Tag Archives: institutions

Conference “Experiments, system innovation and sustainability transitions in Asia”

Experiments, system innovation and sustainability transitions in Asia
15-17 July, 2010, AMARI Rincome Hotel, Chiang Mai, Thailand
*** Call for Papers***
Deadline for Short Papers: 30 April, 2010
Transitions to alternative, more sustainable, development pathways are crucial to human well-being world-wide, but have been more studied with the focus of policy action mainly in developed country contexts. However, the transformative changes occurring now in the rapidly urbanising and industrialising Asian countries mean that this focus needs to shift. Transitions towards more sustainable development pathways are also fundamental challenges in emerging and rapidly-growing economies and societies.
Achieving a more profound decoupling of economic growth and development gains from resource and pollution intensities requires deep-seated social, institutional and technological change. Such change needs to be systemic in the sense of affecting structures and behaviour across the economy and society; what has come to be called ‘system innovation’.
Previous research has shown that system innovation occurs through a quasi-evolutionary interaction between innovations emerging in niches and opportunities for change opening-up in socio-technical regimes. System innovation involves the destabilisation of existing incumbent regimes and their reconfiguration or transformation by new technologies, actors, behaviours and rules. Such processes tend to take time; typically some decades.
The new research challenge is to apply these concepts and ideas to rapidly-developing country contexts. Here socio-technical regimes are already undergoing transformation, but often following models from technologically-leading countries. The question is whether in rapidly developing country contexts we can also identify interactions between niches generating sustainable alternatives and emergent socio-technical regimes that could transform development pathways.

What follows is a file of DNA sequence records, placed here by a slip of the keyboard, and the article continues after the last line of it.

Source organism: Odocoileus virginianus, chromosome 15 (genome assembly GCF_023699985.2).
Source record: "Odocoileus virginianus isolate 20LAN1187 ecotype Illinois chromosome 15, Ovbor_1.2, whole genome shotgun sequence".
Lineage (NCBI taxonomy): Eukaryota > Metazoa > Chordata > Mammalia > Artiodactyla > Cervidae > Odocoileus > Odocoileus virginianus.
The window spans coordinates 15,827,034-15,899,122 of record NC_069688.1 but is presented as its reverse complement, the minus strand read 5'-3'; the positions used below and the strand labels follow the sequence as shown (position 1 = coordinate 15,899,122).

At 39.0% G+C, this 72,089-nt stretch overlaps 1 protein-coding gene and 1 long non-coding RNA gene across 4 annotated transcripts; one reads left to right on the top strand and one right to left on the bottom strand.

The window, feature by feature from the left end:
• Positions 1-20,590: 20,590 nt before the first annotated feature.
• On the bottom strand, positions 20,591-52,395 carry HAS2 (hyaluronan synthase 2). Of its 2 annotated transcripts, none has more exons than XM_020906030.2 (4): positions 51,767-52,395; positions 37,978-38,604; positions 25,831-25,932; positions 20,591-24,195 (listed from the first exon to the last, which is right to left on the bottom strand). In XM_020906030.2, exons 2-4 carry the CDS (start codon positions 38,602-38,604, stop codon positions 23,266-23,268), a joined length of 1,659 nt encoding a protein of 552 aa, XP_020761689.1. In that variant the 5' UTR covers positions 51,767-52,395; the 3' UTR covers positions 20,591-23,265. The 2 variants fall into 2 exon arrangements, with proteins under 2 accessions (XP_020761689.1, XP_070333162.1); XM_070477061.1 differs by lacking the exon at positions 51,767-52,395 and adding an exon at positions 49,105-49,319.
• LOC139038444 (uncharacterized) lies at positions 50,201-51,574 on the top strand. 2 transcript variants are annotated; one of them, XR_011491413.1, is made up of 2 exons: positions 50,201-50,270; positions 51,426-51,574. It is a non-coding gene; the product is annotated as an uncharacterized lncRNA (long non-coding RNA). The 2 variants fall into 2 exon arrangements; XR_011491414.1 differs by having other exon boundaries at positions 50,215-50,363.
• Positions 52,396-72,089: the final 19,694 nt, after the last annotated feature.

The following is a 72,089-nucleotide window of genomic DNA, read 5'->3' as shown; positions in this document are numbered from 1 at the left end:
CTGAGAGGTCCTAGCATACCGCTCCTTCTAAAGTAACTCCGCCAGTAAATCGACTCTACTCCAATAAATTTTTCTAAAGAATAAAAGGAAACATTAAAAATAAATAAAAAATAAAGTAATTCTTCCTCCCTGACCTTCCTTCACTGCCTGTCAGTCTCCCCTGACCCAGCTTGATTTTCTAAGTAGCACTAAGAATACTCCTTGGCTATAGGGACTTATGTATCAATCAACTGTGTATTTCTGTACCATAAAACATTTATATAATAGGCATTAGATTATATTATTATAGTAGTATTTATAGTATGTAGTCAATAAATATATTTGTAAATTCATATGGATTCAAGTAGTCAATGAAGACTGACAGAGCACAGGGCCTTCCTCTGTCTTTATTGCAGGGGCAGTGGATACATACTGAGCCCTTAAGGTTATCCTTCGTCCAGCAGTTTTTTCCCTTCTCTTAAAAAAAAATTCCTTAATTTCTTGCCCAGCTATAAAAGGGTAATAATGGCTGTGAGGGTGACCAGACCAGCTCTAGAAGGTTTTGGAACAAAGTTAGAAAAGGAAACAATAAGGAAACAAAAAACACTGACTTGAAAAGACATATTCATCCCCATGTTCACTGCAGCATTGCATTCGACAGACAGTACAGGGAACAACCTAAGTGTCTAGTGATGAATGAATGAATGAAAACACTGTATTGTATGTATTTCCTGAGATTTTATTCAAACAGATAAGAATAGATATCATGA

There is preliminary evidence of a great variety of ‘sustainability experiments’ – defined as planned initiatives to embody a highly-novel socio-technical configuration likely to lead to substantial (environmental) sustainability gains – underway in Asia. This conference will focus on the nature and role of these spaces for innovation in transforming Asian development pathways in field such as energy, mobility, agriculture and housing in both urban and rural areas.
The conference will take stock of what has been learned in the IHDP-IT (International Human Dimensions Programme Core Project on Industrial Transformation) over the last years, as well as move forward the new research agenda now supported by the APN (Asia-Pacific Network for Global Change Research). We welcome an international network of researchers, practitioners, policy makers and other actors who are interested in exploring alternative, more sustainable development pathways.
Practicalities
All enquiries about the conference should be directed to the conference email: it-apn2010@ivm.vu.nl. Information about registration, accommodation, venue etc will be posted at the conference website.
Organisation
The conference is organised under the auspices of the IHDP’s Industrial Transformation project; APN – Asia-Pacific Network for Global Change Research; USER, Chiang Mai University, Thailand; Eindhoven University of Technology, The Netherlands and the Jadavpur University, India.
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Capturing the Complexity of the Commons

International Association for the Study of the Commons North American Regional Meeting

Hosted by the Center for the Study of Institutional Diversity and the Consortium for Biosocial Complex Systems

September 30 – October 2, 2010, Arizona State University, Tempe, Arizona (USA)

Capturing the Complexity of the Commons

The North American regional meeting of the IASC will have as its theme “capturing the complexity of the commons” reflecting the increasing efforts to understand commons over time at multiple levels of scale. The goal is to foster more discussion and collaboration especially among North American researchers working on commons from an interdisciplinary point of view. We invite scholars from the natural and social sciences as well as humanities and arts.

The conference is interdisciplinary and open to any individual interested in common-pool resources and common property issues. It is aimed at encouraging the discussion on the conference topics among researchers and practitioners living in North American or elsewhere. This should result in a stronger research network and an enhanced exchange of experiences primarily among North American researchers and students working on the Commons and also with scholars elsewhere.

The conference is organized in 3 subthemes:

Complexity